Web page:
Book Review of Knots & Crosses by Ian Rankin




Originally published in 1987, Knots and Crosses was the first of the Rebus novels. These currently stand at 22 (plus short stories) with another book due out this autumn (2018). Rankin made a brief effort to retire Rebus (literally and metaphorically) in Exit Music, which was book 17 and subsequent novels have contained hints that Rebus himself may yet be taken out of action in some way (certainly there’s a limit to how long Rebus can realistically be an active police officer and, indeed a limit to how long he can actually live, so if Ian Rankin keeps ageing the character as you would expect in real life, then one way or another he’s going to have to take his final bow at some point). Knots & Crosses, however, is where it all began with Detective Sergeant John Rebus battling a real-life serial killer and his own mental demons, with the help of whisky and music.

Characters

The main character in this novel is Rebus himself. In this first outing, he is 41 and has been 15 years in the force, having previously been in the army. At this point, he is essentially a reworking of the archetypal socially-difficult-but-brilliant detective seen so often in literature from Sherlock Holmes to Jack Frost, complete with divorce and a fondness for cigarettes and alcohol. Although he’s already showing his famous disregard for authority, he’s yet to turn into the massive, disruptive force he becomes later. His self-destructive tendencies are already in evidence and throughout the main part of the novel there are references to a nervous breakdown he had after leaving the army and to his still experiencing flashbacks to his time in the SAS.

Knots & Crosses also introduces Gill Templar, who plays a major role in some later novels (before quietly vanishing) along with Rebus’ brother Michael, CID colleague Jack Morton and crime journalist Jim Stevens, all of whom go on to play roles of varying degrees of importance in later stories. His (ex) wife Rhona puts in a few, short appearances and his daughter Samantha, aged 11, gets a bit more page time, although neither are really developed at this stage in the series.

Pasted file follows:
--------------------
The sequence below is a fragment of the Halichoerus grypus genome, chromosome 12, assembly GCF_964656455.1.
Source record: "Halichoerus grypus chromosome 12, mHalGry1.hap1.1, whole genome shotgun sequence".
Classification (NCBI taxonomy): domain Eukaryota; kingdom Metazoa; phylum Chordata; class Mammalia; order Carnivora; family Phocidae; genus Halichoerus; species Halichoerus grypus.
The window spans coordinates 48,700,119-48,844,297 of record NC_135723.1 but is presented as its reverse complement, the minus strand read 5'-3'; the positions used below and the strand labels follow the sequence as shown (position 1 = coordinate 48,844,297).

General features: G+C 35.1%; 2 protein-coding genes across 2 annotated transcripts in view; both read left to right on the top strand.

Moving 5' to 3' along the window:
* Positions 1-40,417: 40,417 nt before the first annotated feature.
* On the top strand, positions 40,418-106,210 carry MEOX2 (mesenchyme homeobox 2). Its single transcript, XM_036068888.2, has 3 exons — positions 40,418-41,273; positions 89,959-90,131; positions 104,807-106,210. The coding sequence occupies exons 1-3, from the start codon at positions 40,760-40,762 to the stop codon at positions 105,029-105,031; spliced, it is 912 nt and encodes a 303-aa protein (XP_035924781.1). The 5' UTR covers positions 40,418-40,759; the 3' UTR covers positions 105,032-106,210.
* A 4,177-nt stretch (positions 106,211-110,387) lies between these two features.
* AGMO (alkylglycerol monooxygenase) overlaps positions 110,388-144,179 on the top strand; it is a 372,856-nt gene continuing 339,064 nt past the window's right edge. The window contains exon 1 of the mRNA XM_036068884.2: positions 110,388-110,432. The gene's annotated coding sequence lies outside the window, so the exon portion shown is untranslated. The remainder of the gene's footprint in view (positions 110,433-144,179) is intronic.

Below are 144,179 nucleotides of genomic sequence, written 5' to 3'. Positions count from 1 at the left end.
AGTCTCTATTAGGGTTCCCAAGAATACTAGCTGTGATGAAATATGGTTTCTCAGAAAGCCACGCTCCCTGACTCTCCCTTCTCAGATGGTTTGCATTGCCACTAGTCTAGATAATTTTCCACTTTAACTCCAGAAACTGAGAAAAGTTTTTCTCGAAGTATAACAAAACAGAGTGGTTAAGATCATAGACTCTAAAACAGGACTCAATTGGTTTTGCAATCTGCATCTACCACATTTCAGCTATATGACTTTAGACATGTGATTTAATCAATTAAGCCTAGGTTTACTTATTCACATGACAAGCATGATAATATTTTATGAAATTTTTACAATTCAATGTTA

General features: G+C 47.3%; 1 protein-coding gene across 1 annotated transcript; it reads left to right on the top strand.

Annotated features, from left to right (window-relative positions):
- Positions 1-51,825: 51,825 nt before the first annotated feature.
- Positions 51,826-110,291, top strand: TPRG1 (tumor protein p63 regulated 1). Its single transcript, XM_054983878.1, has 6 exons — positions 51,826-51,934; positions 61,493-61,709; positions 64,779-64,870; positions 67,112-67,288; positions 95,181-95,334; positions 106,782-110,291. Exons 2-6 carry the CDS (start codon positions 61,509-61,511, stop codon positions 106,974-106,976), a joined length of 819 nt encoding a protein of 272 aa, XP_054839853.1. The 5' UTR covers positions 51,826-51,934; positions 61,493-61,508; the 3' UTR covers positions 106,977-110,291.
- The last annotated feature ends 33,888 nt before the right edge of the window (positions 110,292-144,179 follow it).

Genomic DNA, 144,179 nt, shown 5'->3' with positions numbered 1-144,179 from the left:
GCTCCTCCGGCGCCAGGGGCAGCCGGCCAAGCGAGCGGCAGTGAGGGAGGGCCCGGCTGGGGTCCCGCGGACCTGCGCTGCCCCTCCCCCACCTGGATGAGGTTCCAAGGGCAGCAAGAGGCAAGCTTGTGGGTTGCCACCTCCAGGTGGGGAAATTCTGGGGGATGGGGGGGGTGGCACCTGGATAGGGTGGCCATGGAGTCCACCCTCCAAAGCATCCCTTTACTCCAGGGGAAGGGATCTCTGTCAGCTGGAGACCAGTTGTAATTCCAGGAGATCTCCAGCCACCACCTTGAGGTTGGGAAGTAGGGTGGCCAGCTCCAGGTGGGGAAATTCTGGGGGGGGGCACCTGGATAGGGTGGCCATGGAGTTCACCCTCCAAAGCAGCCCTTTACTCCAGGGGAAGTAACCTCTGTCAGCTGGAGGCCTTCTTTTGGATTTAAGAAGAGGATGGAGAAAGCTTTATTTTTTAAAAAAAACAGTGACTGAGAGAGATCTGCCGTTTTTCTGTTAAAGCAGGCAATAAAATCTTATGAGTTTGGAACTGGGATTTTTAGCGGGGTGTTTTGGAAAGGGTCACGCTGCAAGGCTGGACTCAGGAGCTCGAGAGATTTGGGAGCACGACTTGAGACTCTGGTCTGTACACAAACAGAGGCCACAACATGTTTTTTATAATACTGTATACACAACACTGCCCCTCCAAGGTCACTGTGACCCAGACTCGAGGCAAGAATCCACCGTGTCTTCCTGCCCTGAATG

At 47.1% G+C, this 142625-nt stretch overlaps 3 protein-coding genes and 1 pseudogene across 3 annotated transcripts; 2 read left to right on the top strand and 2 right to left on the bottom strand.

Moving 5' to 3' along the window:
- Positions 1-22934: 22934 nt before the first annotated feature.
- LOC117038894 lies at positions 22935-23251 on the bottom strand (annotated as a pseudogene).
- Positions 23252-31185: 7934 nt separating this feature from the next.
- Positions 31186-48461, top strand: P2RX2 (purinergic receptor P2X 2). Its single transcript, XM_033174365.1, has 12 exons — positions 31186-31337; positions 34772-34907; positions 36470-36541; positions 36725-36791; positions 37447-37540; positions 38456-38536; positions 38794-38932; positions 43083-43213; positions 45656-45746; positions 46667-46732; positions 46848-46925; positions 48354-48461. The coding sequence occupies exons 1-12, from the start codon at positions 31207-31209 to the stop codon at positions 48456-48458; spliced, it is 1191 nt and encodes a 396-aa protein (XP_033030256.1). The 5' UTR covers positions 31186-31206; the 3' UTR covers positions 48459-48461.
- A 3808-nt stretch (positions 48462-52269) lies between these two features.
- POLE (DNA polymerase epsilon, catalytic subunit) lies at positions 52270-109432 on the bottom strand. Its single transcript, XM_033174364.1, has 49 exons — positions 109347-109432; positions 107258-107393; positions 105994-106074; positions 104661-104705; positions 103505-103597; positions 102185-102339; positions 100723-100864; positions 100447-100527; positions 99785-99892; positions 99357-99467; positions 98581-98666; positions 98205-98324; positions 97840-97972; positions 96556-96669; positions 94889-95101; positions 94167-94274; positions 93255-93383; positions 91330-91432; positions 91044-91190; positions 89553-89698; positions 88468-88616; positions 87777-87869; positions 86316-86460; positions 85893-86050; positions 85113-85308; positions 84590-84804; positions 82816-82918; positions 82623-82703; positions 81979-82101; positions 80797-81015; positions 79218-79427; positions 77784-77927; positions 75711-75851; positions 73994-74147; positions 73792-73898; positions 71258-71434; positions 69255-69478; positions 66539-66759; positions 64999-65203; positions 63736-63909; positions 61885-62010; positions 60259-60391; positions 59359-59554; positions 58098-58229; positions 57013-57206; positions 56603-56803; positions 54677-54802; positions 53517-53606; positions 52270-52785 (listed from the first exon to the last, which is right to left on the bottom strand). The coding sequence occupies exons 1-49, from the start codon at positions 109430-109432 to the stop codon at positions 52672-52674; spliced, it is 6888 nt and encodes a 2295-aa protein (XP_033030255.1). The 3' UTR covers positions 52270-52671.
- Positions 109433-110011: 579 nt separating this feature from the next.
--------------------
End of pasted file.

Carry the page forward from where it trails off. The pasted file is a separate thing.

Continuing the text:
Rebus’ most famous sidekick, Siobhan Clarke and his (in)famous nemesis, Morris Gerald, Big Ger, Cafferty are both absent from this story. They make their first appearance in the fifth novel, The Black Book.

Setting

Although Rebus is most closely associated with Edinburgh, which is the key location for Knots & Crosses, the book actually opens in the Kingdom of Fife and also features flashbacks to Rebus’ training with the SAS, who are based in Herefordshire. Various Edinburgh pubs are mentioned but the Oxford Bar (the Ox), is yet to become a fixture.

Plot

One by one, four Edinburgh schoolgirls are abducted and strangled. There is nothing to connect them other than rough age and the fact that they all liked netball, music and reading. There are no witnesses to the killing and no forensics, but the method of killing (and the efficiency) both point to someone with army training. Rebus’ frustration at being stuck on Scotland’s worst case is compounded by a combination of crank letters and personal problems including his (lack of) relationship with his brother Michael, his attempts to find a girlfriend and his issues with the way his ex wife is bringing up their daughter. The emotion of the case exacerbates his existing mental-health issues to the point where he suffers a breakdown which lands him in hospital, but while his body is exhausted, his mind is active and he becomes convinced that he holds the key to the case somewhere within his mind and so agrees to undergo hypnosis in an attempt to uncover the crucial memory - and stop any more murders.

Overall impression

This first book in the Rebus series is essentially a riff on a detective staple, but that’s arguably a smart move from a first-time author (especially one as young as Ian Rankin was when he wrote this) and it leaves Rankin free to focus his creative energies on what he’s become known for, descriptions of Scotland in general and Edinburgh in particular. Rankin takes us from the dingier parts of Fife, through to Edinburgh’s tourist centre and on to “dirty Leith”, which is undergoing a process of gentrification (some of it at any rate). Speaking as someone who lives in this part of Fife and works in Edinburgh, what really got me about Knots & Crosses was how little has changed in the last 30 years since the book was published. Leith is still an “up-and-coming” area with a mixture of professional flats and leisure facilities and parts where you just don’t go.
In short

Although Knots & Crosses is essentially a straightforward “police procedural” and frankly, for the most part, the characters are archetypes, if not outright stereotypes, the writing is strong enough to keep you engaged even when you know the ending. It’s not Rankin’s best, but it’s way above the average detective potboiler.

Verdict - For me this is one to keep.

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